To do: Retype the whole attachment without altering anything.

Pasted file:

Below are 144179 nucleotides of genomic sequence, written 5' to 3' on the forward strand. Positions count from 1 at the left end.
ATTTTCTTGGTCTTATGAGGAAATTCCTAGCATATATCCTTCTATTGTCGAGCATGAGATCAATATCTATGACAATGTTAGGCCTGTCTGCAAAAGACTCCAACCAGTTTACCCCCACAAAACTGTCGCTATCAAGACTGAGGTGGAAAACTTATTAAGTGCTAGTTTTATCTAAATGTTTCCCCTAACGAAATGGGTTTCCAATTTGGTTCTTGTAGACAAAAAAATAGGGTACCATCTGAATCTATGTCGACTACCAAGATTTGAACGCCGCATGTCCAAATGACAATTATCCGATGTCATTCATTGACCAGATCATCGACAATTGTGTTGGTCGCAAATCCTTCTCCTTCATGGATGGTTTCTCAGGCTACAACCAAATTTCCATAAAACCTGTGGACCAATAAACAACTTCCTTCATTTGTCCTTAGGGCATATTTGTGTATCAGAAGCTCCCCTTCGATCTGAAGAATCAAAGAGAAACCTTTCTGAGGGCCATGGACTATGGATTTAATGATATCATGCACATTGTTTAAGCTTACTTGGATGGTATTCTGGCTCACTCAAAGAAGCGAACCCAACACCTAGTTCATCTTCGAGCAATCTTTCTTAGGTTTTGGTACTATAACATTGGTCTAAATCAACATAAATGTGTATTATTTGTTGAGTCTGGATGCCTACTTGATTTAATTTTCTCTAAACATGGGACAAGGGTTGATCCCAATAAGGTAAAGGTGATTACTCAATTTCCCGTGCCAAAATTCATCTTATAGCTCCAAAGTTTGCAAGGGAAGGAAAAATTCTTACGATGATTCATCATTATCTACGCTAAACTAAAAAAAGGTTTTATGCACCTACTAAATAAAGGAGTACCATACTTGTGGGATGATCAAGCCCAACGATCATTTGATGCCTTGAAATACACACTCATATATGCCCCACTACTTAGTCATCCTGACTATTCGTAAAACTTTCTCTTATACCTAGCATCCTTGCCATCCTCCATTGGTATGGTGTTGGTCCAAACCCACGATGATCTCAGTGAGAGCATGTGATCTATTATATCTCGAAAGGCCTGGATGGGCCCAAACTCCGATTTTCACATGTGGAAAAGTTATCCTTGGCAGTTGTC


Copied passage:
Below are 144179 nucleotides of genomic sequence, written 5' to 3' on the forward strand. Positions count from 1 at the left end.
ATTTTCTTGGTCTTATGAGGAAATTCCTAGCATATATCCTTCTATTGTCGAGCATGAGATCAATATCTATGACAATGTTAGGCCTGTCTGCAAAAGACTCCAACCAGTTTACCCCCACAAAACTGTCGCTATCAAGACTGAGGTGGAAAACTTATTAAGTGCTAGTTTTATCTAAATGTTTCCCCTAACGAAATGGGTTTCCAATTTGGTTCTTGTAGACAAAAAAATAGGGTACCATCTGAATCTATGTCGACTACCAAGATTTGAACGCCGCATGTCCAAATGACAATTATCCGATGTCATTCATTGACCAGATCATCGACAATTGTGTTGGTCGCAAATCCTTCTCCTTCATGGATGGTTTCTCAGGCTACAACCAAATTTCCATAAAACCTGTGGACCAATAAACAACTTCCTTCATTTGTCCTTAGGGCATATTTGTGTATCAGAAGCTCCCCTTCGATCTGAAGAATCAAAGAGAAACCTTTCTGAGGGCCATGGACTATGGATTTAATGATATCATGCACATTGTTTAAGCTTACTTGGATGGTATTCTGGCTCACTCAAAGAAGCGAACCCAACACCTAGTTCATCTTCGAGCAATCTTTCTTAGGTTTTGGTACTATAACATTGGTCTAAATCAACATAAATGTGTATTATTTGTTGAGTCTGGATGCCTACTTGATTTAATTTTCTCTAAACATGGGACAAGGGTTGATCCCAATAAGGTAAAGGTGATTACTCAATTTCCCGTGCCAAAATTCATCTTATAGCTCCAAAGTTTGCAAGGGAAGGAAAAATTCTTACGATGATTCATCATTATCTACGCTAAACTAAAAAAAGGTTTTATGCACCTACTAAATAAAGGAGTACCATACTTGTGGGATGATCAAGCCCAACGATCATTTGATGCCTTGAAATACACACTCATATATGCCCCACTACTTAGTCATCCTGACTATTCGTAAAACTTTCTCTTATACCTAGCATCCTTGCCATCCTCCATTGGTATGGTGTTGGTCCAAACCCACGATGATCTCAGTGAGAGCATGTGATCTATTATATCTCGAAAGGCCTGGATGGGCCCAAACTCCGATTTTCACATGTGGAAAAGTTATCCTTGGCAGTTGTC